Andrew Peterson, CCM Magazine - image
Andrew Peterson – ‘Resurrection Letters: Prologue’ album review
5 Overall Score


Centricity Music

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Fernando Ortega, Rich Mullins

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“Last Words (Tenebrae)”

Andrew Peterson – ‘Resurrection Letters: Prologue’ album review

Andrew Peterson, CCM Magazine - image

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In the light and dark of human history, two moments are the darkest: The Fall of Man, when Adam and Eve invited sin into the world and hid themselves from the living God, and the Fall of God, when that same living God allowed himself to become death so that we might hide ourselves no longer. But, oh!, the sorrow of those three days—the darkest of days—between the crucifixion and the resurrection.

A decade ago, Andrew Peterson released Resurrection Letters, Volume Two (buy). There was no Volume One. The title was more than a tease; Peterson realized the songs were more about the impact of the resurrection on our lives than the event itself. But then, the first volume never came. Granted, it is a daunting subject for a songwriter, but if any songwriter is up to the task, it’s Andrew Peterson, whose Behold The Lamb Of God (buy) is one of the finest takes on the incarnation you’ll hear. So, ten years on, Peterson releases Volume One. Wait, and a Prologue (buy)?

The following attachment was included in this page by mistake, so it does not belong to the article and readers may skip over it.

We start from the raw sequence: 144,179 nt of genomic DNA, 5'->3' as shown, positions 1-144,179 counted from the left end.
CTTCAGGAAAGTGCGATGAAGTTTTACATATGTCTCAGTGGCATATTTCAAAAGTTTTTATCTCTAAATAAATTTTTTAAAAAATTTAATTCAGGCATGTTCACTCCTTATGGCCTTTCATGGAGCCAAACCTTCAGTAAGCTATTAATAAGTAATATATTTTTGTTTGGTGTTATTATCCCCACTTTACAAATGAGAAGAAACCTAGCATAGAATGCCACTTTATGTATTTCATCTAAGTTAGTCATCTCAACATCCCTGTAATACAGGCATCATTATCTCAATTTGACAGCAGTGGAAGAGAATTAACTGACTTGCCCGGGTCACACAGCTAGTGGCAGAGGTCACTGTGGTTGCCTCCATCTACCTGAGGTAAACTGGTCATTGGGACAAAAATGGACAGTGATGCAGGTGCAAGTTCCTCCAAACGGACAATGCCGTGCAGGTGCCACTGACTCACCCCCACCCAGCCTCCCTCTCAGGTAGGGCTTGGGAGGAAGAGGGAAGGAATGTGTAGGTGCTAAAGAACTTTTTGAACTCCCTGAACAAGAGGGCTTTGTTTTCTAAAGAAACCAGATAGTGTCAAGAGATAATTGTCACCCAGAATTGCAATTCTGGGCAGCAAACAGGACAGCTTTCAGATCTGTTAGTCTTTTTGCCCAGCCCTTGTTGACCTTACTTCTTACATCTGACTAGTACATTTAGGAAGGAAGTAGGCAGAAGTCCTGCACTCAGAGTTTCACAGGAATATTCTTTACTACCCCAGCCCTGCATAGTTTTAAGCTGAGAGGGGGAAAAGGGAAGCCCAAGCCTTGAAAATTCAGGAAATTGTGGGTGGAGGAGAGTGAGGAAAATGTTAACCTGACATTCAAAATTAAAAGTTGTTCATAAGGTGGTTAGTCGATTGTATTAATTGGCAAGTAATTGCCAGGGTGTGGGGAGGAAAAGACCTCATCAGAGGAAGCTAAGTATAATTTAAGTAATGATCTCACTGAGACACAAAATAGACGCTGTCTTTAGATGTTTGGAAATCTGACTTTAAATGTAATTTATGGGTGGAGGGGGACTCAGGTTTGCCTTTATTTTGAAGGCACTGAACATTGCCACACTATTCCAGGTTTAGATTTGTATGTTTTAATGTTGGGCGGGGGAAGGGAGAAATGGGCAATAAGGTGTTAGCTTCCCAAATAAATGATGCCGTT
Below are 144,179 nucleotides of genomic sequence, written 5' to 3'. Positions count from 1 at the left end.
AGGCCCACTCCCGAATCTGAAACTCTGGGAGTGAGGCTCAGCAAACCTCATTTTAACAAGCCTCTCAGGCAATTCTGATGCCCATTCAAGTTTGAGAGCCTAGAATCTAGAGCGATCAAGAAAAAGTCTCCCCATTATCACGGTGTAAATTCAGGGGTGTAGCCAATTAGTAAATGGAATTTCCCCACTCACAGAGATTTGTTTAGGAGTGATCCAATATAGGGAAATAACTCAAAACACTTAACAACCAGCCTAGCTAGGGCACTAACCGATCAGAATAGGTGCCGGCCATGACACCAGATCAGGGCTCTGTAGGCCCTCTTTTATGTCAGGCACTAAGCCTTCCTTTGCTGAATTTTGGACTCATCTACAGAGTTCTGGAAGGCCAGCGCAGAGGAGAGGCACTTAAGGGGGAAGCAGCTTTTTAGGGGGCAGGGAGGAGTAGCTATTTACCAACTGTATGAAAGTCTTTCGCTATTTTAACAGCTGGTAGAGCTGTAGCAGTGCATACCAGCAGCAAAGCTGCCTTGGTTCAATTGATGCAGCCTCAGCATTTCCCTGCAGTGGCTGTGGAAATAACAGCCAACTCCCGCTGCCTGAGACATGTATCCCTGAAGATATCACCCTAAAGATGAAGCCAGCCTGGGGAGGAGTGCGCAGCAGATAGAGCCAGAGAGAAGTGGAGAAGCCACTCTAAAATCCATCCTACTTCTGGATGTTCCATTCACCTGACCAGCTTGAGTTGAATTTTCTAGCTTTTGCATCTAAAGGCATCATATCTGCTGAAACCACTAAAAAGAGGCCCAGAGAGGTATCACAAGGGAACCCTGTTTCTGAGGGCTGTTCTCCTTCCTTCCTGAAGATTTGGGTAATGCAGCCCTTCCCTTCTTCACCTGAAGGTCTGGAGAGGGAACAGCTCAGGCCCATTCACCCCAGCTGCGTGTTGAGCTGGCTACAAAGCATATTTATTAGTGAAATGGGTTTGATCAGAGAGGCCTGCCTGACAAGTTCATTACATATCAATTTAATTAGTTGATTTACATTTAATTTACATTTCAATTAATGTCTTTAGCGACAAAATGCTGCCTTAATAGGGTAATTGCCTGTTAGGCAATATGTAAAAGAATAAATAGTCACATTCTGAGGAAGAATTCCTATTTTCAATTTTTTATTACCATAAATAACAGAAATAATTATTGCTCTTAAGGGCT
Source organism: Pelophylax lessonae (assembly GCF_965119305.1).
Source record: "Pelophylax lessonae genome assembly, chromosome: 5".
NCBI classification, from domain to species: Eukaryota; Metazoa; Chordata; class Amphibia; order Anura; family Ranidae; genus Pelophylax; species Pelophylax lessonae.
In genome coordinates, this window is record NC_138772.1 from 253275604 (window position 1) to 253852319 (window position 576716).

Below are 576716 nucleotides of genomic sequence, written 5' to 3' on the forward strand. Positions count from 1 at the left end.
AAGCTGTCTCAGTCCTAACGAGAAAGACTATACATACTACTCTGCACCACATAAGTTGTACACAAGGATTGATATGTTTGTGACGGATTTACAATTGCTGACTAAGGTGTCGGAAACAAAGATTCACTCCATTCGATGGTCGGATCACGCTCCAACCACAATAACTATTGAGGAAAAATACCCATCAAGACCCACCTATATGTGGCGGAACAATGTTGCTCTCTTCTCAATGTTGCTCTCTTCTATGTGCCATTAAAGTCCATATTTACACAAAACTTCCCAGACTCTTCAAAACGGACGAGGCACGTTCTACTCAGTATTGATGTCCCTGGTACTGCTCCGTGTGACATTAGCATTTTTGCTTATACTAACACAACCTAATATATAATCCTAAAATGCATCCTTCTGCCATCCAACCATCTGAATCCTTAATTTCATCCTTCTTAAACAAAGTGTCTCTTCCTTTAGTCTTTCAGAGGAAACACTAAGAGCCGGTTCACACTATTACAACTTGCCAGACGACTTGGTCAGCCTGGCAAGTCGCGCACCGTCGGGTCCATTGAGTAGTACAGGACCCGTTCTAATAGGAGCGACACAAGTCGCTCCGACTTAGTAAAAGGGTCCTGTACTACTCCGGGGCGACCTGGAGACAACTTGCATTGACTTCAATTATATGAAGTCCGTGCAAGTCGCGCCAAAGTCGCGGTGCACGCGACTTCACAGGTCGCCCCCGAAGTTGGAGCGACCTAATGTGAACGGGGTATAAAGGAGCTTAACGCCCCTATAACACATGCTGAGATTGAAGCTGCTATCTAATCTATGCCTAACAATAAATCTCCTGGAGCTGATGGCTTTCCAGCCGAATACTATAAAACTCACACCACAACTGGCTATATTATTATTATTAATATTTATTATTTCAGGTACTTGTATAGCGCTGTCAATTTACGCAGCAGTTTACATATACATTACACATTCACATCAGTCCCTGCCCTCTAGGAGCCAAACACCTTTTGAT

It is not enough to write only about the resurrection without pondering the cross. The celebration of Easter Sunday is earned through the sorrow of Good Friday. Those darkest of days deserve our attention, and here they have it. Resurrection Letters: Prologue is a five-song EP of profound emotion. The collection opens with a haunting recitation of the last words of Christ spoken while he hung on the cross. These are followed by the finest poetry Peterson has written, set to a cinematic soundscape sometimes appropriately sparse and sometimes jarringly hopeful. Peterson brings us alongside the disciples, to help us mourn and to allow us to dare to wonder if the stories of resurrection might really be true. And that’s where it ends—with a full stop, and the tantalizing hope that the darkness is not the end of all things, but a Sabbath.


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About The Author

Mark Geil

Mark Geil has written about Christian music for over a decade for outlets like Christianity Today, CCM Magazine, The Sound Opinion, & Jesus Freak Hideout. Mark has a PhD in Biomedical Engineering & is a university professor in the Atlanta area, where he lives with his wife + three daughters.

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